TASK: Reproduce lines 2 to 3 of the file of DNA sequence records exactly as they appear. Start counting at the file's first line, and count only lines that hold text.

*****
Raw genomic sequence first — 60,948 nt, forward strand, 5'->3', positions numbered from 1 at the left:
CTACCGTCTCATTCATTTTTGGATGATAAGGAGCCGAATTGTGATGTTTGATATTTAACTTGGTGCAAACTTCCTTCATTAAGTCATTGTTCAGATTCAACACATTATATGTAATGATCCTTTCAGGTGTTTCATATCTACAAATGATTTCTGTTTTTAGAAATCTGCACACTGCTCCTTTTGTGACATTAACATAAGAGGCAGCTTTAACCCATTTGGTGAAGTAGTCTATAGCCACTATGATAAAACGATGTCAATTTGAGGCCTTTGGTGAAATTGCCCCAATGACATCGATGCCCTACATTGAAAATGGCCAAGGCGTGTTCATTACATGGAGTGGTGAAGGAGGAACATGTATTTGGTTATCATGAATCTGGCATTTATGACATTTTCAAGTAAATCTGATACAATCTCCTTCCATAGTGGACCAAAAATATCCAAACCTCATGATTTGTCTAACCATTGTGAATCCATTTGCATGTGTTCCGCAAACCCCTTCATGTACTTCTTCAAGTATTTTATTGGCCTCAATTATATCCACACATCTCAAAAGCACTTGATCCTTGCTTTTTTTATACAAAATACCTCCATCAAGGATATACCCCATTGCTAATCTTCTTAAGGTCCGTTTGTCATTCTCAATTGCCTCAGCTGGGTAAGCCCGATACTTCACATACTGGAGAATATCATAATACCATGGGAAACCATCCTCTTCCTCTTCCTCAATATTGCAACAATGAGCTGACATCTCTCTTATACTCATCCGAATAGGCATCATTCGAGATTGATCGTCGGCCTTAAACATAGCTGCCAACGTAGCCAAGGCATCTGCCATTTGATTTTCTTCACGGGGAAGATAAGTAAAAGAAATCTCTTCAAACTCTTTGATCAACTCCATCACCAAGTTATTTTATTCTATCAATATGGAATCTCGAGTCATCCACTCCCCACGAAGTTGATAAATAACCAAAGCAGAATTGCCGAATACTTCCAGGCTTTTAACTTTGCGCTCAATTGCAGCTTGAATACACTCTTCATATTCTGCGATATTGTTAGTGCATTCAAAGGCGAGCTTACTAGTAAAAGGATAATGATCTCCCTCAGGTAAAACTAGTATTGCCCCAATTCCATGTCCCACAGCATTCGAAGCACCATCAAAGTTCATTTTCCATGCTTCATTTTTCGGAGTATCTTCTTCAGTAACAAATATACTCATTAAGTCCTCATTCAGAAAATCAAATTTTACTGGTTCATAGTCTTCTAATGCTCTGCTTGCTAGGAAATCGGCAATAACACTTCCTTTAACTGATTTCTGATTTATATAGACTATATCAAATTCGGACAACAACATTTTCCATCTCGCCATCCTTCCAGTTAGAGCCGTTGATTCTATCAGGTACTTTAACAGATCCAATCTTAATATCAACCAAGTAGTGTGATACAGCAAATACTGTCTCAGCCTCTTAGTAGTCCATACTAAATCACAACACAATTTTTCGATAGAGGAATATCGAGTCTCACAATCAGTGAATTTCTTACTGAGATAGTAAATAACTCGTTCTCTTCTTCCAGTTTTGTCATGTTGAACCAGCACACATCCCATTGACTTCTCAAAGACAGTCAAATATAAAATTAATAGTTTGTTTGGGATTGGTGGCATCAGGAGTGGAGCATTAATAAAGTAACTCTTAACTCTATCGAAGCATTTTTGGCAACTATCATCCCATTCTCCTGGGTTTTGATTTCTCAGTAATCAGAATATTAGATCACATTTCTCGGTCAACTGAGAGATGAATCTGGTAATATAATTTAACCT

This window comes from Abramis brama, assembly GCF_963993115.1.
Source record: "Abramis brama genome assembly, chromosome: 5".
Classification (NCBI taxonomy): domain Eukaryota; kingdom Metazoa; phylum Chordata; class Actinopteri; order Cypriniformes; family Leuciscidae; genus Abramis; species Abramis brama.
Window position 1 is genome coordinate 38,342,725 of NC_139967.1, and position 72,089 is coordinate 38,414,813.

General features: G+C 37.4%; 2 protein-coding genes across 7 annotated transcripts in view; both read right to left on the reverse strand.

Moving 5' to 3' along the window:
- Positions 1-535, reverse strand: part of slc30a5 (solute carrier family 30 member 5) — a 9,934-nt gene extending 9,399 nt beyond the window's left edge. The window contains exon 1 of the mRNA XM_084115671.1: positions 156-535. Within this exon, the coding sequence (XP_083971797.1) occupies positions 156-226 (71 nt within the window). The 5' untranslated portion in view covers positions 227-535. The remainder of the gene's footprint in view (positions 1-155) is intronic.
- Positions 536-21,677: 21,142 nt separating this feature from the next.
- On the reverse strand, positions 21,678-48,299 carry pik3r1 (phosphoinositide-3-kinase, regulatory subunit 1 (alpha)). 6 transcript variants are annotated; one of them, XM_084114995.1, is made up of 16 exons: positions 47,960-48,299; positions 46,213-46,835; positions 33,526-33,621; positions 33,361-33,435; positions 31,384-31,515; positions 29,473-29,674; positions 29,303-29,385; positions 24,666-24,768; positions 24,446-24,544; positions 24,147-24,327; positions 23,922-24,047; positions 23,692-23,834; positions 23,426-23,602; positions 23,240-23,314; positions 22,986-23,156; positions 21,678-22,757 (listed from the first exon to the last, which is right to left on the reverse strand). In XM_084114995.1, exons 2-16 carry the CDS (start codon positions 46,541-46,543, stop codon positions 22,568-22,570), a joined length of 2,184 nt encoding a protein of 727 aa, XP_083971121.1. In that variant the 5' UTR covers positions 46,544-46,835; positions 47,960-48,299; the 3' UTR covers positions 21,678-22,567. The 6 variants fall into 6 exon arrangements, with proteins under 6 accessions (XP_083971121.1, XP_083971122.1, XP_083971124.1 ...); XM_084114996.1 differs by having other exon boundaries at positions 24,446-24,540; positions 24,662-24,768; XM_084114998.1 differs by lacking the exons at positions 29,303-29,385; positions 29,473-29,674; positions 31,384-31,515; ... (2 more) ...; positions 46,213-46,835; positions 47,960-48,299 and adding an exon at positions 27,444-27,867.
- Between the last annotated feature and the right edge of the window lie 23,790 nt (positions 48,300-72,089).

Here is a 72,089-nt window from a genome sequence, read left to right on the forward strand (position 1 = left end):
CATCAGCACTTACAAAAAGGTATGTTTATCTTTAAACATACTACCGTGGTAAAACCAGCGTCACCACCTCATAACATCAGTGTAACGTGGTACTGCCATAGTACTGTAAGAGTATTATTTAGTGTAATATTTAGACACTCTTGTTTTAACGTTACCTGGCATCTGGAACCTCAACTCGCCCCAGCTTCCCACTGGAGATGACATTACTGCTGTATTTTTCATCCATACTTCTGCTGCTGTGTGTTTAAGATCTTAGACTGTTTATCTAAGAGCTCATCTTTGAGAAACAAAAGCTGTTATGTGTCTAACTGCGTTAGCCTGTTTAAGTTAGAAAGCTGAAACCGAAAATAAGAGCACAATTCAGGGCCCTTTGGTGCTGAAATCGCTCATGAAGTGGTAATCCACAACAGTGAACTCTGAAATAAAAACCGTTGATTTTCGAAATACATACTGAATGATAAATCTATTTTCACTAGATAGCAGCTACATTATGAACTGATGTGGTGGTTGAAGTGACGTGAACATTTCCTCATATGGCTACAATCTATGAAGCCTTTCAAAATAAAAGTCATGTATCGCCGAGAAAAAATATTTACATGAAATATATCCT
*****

CTACCGTCTCATTCATTTTTGGATGATAAGGAGCCGAATTGTGATGTTTGATATTTAACTTGGTGCAAACTTCCTTCATTAAGTCATTGTTCAGATTCAACACATTATATGTAATGATCCTTTCAGGTGTTTCATATCTACAAATGATTTCTGTTTTTAGAAATCTGCACACTGCTCCTTTTGTGACATTAACATAAGAGGCAGCTTTAACCCATTTGGTGAAGTAGTCTATAGCCACTATGATAAAACGATGTCAATTTGAGGCCTTTGGTGAAATTGCCCCAATGACATCGATGCCCTACATTGAAAATGGCCAAGGCGTGTTCATTACATGGAGTGGTGAAGGAGGAACATGTATTTGGTTATCATGAATCTGGCATTTATGACATTTTCAAGTAAATCTGATACAATCTCCTTCCATAGTGGACCAAAAATATCCAAACCTCATGATTTGTCTAACCATTGTGAATCCATTTGCATGTGTTCCGCAAACCCCTTCATGTACTTCTTCAAGTATTTTATTGGCCTCAATTATATCCACACATCTCAAAAGCACTTGATCCTTGCTTTTTTTATACAAAATACCTCCATCAAGGATATACCCCATTGCTAATCTTCTTAAGGTCCGTTTGTCATTCTCAATTGCCTCAGCTGGGTAAGCCCGATACTTCACATACTGGAGAATATCATAATACCATGGGAAACCATCCTCTTCCTCTTCCTCAATATTGCAACAATGAGCTGACATCTCTCTTATACTCATCCGAATAGGCATCATTCGAGATTGATCGTCGGCCTTAAACATAGCTGCCAACGTAGCCAAGGCATCTGCCATTTGATTTTCTTCACGGGGAAGATAAGTAAAAGAAATCTCTTCAAACTCTTTGATCAACTCCATCACCAAGTTATTTTATTCTATCAATATGGAATCTCGAGTCATCCACTCCCCACGAAGTTGATAAATAACCAAAGCAGAATTGCCGAATACTTCCAGGCTTTTAACTTTGCGCTCAATTGCAGCTTGAATACACTCTTCATATTCTGCGATATTGTTAGTGCATTCAAAGGCGAGCTTACTAGTAAAAGGATAATGATCTCCCTCAGGTAAAACTAGTATTGCCCCAATTCCATGTCCCACAGCATTCGAAGCACCATCAAAGTTCATTTTCCATGCTTCATTTTTCGGAGTATCTTCTTCAGTAACAAATATACTCATTAAGTCCTCATTCAGAAAATCAAATTTTACTGGTTCATAGTCTTCTAATGCTCTGCTTGCTAGGAAATCGGCAATAACACTTCCTTTAACTGATTTCTGATTTATATAGACTATATCAAATTCGGACAACAACATTTTCCATCTCGCCATCCTTCCAGTTAGAGCCGTTGATTCTATCAGGTACTTTAACAGATCCAATCTTAATATCAACCAAGTAGTGTGATACAGCAAATACTGTCTCAGCCTCTTAGTAGTCCATACTAAATCACAACACAATTTTTCGATAGAGGAATATCGAGTCTCACAATCAGTGAATTTCTTACTGAGATAGTAAATAACTCGTTCTCTTCTTCCAGTTTTGTCATGTTGAACCAGCACACATCCCATTGACTTCTCAAAGACAGTCAAATATAAAATTAATAGTTTGTTTGGGATTGGTGGCATCAGGAGTGGAGCATTAATAAAGTAACTCTTAACTCTATCGAAGCATTTTTGGCAACTATCATCCCATTCTCCTGGGTTTTGATTTCTCAGTAATCAGAATATTAGATCACATTTCTCGGTCAACTGAGAGATGAATCTGGTAATATAATTTAACCT

This window comes from Abramis brama, assembly GCF_963993115.1.